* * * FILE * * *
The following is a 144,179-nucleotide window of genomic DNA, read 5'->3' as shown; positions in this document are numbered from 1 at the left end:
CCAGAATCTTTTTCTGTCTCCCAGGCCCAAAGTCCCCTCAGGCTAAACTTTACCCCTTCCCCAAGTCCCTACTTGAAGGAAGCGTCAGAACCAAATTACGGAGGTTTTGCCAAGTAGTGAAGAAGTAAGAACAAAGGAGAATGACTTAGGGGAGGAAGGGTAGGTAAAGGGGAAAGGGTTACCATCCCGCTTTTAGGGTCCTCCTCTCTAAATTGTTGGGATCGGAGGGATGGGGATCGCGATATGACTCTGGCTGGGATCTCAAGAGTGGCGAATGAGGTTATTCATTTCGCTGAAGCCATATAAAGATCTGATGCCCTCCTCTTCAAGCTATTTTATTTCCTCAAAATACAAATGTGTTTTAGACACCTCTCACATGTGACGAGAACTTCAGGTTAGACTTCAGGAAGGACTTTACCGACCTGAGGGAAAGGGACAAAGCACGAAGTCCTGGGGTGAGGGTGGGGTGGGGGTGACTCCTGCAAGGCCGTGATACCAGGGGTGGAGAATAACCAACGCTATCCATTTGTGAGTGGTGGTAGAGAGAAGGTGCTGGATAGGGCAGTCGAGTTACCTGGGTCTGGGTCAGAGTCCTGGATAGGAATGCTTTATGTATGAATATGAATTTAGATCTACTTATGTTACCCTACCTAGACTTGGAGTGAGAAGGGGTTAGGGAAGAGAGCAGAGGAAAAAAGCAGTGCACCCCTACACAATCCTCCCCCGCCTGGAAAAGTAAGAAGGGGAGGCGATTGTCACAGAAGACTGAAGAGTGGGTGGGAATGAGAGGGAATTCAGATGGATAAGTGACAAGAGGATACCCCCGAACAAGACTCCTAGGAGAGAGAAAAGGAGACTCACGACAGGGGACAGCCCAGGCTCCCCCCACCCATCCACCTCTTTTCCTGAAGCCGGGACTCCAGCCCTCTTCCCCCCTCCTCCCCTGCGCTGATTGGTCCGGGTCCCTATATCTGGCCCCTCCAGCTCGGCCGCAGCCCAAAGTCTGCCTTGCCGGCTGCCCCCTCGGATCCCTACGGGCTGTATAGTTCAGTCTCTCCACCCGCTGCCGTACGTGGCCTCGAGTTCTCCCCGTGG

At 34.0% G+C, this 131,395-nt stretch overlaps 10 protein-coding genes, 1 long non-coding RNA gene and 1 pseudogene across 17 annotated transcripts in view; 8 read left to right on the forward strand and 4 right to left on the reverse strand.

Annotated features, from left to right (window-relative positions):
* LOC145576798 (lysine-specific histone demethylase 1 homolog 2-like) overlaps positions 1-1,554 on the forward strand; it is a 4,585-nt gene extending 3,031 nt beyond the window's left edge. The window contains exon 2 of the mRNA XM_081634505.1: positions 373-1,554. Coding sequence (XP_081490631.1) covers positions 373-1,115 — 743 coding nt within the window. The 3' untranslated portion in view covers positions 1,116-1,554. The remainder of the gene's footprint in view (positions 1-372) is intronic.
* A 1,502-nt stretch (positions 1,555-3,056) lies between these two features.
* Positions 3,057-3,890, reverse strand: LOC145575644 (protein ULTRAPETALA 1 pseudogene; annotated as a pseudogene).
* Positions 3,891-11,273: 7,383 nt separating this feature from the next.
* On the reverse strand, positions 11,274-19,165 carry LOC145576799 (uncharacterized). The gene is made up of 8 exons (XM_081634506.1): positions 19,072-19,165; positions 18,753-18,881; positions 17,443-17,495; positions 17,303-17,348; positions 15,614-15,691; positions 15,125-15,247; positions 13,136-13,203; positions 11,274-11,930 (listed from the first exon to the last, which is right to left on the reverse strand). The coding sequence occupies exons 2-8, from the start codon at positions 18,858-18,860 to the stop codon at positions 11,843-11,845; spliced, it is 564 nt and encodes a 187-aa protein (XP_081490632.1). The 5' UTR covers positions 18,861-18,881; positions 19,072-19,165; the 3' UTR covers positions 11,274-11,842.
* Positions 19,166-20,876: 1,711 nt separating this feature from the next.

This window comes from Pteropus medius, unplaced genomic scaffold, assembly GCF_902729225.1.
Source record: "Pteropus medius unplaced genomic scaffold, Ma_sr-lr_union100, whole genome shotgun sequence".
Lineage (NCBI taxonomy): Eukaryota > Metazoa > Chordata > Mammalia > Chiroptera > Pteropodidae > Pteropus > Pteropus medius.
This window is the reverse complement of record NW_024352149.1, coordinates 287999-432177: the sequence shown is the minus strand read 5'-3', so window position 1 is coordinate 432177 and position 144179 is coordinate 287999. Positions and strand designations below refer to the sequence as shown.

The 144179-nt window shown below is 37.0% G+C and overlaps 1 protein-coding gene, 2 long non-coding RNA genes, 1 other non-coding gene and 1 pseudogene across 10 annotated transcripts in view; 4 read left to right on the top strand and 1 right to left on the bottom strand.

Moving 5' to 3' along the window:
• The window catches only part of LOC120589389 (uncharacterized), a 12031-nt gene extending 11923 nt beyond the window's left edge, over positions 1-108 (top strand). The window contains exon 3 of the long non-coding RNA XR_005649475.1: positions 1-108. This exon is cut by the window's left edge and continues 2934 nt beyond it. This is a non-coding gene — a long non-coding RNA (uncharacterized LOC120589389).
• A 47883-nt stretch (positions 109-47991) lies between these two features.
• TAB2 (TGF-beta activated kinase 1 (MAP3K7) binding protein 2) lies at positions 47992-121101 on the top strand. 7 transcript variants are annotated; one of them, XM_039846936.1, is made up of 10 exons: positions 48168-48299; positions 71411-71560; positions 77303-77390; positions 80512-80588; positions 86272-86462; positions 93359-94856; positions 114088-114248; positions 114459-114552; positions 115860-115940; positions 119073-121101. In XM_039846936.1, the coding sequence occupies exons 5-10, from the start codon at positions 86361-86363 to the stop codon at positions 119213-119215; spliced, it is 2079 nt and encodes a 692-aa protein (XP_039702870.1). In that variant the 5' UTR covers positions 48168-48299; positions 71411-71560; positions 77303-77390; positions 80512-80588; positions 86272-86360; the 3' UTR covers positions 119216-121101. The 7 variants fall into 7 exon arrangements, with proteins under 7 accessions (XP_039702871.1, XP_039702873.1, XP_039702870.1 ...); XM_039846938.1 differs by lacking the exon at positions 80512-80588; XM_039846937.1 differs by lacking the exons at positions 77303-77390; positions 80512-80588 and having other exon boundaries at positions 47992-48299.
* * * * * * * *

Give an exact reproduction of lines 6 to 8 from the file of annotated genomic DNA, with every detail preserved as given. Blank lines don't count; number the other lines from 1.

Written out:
* A 1,502-nt stretch (positions 1,555-3,056) lies between these two features.
* Positions 3,057-3,890, reverse strand: LOC145575644 (protein ULTRAPETALA 1 pseudogene; annotated as a pseudogene).
* Positions 3,891-11,273: 7,383 nt separating this feature from the next.